Women rights activists’ role in supporting women's participation in governance and decision-making rolls
Civil society organizations warmly welcome and support the recent changes in the HPC. There has been a 21% increase in recruiting women as a result of their advocacy efforts. Nonetheless, women human rights defender organizations are concerned about the low levels of women’s participation in decision making positions. Acting on their concerns, they have established advocacy platforms to support women in peace talks and processes, as well as those working in the security sector. These platforms include the Advocacy Committee for Increasing Women’s Participation in Peace Process led by Women and Children Legal Research Foundation – WCLRF. Women’s rights activists including the Afghan WRN Country Coordinator, and Women’s Regional Network are also members of this committee.
There has been a 21% increase in recruiting women as a result of their advocacy efforts. Nonetheless, women human rights defender organizations are concerned about the low levels of women’s participation in decision making positions.
The network’s biggest concern is the marginalization of women’s participation in the peace process, a concern shared with international partners. The Advocacy Committee has assessed the active and meaningful role of women through political participation in the peace process, listed as follows:
Unequal political treatment and opportunity. Some women are facing unequal political treatment. There are some male members in the HPC from tribal elders, many of whom previously worked with the Taliban. They don’t believe equal rights for women and men, which has caused women to be inactive in the peace council indeed.
Lack of necessary coordination among women in the HPC. Although women are introduced at the HPC through civil society organizations and political parties, they are not supporting or working together at an adequate level. They have not been unified advocacy or governance efforts.
Rampant gender discrimination. Male members at the HPC are discriminatory towards female member, which has been recorded by the civil society networks. This has created concerns among female HPC members and has decreases their participation and presence in the council.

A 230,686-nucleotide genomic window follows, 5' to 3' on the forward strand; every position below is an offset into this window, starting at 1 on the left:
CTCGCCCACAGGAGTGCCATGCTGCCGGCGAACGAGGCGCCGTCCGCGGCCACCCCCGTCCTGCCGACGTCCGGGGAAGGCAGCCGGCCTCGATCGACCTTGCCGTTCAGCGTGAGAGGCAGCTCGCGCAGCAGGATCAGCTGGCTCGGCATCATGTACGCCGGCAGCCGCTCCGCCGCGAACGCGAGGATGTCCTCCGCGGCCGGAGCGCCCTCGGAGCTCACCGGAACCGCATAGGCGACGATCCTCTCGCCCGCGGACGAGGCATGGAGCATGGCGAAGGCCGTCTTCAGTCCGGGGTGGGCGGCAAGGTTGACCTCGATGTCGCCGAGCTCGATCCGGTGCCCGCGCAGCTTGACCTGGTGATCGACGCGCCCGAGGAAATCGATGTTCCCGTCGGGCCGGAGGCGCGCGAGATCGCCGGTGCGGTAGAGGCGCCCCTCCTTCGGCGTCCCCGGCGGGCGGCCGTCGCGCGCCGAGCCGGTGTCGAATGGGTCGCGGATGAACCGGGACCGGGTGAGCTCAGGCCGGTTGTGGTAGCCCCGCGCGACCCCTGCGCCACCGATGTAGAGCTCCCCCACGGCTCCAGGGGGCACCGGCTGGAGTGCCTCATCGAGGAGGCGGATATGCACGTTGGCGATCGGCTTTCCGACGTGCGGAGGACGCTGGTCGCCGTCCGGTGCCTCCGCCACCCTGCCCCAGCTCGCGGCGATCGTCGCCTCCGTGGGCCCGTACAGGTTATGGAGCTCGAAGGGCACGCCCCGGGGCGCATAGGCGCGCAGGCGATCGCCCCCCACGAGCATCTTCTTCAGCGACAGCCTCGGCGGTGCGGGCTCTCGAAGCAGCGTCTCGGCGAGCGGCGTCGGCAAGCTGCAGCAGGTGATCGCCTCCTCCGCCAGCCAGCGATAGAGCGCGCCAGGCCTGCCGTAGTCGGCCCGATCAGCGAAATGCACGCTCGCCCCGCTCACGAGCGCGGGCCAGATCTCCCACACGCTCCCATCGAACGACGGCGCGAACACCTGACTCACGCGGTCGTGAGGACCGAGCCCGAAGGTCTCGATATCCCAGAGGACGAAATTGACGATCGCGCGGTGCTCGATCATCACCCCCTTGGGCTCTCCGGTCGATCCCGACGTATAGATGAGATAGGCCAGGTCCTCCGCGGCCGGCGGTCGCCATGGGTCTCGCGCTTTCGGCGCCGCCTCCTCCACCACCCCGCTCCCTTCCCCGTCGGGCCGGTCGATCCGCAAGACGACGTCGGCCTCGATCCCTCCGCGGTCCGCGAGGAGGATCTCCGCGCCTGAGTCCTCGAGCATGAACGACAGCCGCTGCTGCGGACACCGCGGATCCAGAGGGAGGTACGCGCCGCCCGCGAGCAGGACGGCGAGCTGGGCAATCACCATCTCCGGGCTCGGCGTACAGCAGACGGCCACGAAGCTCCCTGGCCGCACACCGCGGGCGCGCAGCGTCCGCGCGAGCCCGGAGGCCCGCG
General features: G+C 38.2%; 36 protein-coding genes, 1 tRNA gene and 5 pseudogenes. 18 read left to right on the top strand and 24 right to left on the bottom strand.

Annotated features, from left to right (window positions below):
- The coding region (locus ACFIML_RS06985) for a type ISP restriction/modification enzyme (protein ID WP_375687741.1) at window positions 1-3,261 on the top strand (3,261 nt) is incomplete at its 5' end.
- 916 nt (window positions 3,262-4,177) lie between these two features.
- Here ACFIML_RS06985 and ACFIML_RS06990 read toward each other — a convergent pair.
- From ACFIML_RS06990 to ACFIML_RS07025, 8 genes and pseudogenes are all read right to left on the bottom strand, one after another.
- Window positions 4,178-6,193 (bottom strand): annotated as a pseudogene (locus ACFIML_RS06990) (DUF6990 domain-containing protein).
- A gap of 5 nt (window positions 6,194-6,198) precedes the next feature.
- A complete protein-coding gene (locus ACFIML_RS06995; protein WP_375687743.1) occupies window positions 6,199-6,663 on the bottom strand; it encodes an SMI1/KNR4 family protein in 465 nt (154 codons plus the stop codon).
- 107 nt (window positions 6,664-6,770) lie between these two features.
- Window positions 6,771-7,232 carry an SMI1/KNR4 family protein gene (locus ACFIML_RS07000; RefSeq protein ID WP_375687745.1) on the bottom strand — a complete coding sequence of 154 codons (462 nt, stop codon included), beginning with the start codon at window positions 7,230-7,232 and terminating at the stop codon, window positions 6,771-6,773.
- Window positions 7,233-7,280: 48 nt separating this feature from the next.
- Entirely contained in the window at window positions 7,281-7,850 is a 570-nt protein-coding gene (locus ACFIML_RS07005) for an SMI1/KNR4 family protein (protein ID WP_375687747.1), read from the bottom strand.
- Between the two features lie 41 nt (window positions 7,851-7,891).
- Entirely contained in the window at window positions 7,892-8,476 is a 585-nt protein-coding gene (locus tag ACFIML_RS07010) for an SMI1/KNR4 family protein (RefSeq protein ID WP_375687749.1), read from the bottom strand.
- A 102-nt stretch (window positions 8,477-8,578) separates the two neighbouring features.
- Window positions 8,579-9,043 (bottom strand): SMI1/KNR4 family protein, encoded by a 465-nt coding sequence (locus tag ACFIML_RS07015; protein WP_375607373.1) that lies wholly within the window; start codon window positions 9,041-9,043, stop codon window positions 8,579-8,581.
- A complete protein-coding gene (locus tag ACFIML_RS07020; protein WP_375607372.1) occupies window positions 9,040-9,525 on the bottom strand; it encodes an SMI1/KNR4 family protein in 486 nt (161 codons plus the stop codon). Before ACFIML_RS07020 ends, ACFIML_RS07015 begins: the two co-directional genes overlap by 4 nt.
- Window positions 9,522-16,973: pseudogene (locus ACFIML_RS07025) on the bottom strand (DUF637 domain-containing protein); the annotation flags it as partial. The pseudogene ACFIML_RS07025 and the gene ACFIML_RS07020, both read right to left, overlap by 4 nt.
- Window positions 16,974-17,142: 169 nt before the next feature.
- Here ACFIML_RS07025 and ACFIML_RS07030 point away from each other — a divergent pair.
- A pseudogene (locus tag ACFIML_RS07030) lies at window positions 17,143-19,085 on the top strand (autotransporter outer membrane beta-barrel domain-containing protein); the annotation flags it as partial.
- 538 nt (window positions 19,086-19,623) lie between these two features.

Incomplete policy implementation of women quota in the HPC. The Afghan National Action Plan on 1325 mandates an increase of almost 30% for women in the council, but women still only make up 21% despite the tireless struggle and advocacy work of women lead civil society. The National Unity Government (NUG) Ministry of Foreign Affairs and High Peace Council have failed on implementing the National Action Plan and UNSCR 1325.
Weak participation and partnership. At the moment, all decisions are made or taken by men at the High Peace Council and women’s role is suffocated or invisible.
The government must support women rights activist organizations working on National Action Plan to implement UNSCR 1325 and support meaningful participation of women in peace process, as well as their meaningful participation the High Peace Council and provincial committees.
Women who are members of the HPC and are experts in peace building, both in and out of this council, should actively take part and get involve in peace negotiations, discussions, mediations and peace talks.
During the peace negotiations with militant groups, the 15 years’ achievements of women and women’s rights should be safeguarded and secured. There should be struggled to maintain the rights of women and their defending regulations.
Access to information is one of the main suggestions of women and their activists. There should be not a single negotiation without the presence of fully informed women representatives. They must be provided with all data and information related to the negotiations, talks, demands, conditions and promises.
The international organizations must provide some practical programs to accommodate the National Action Plan.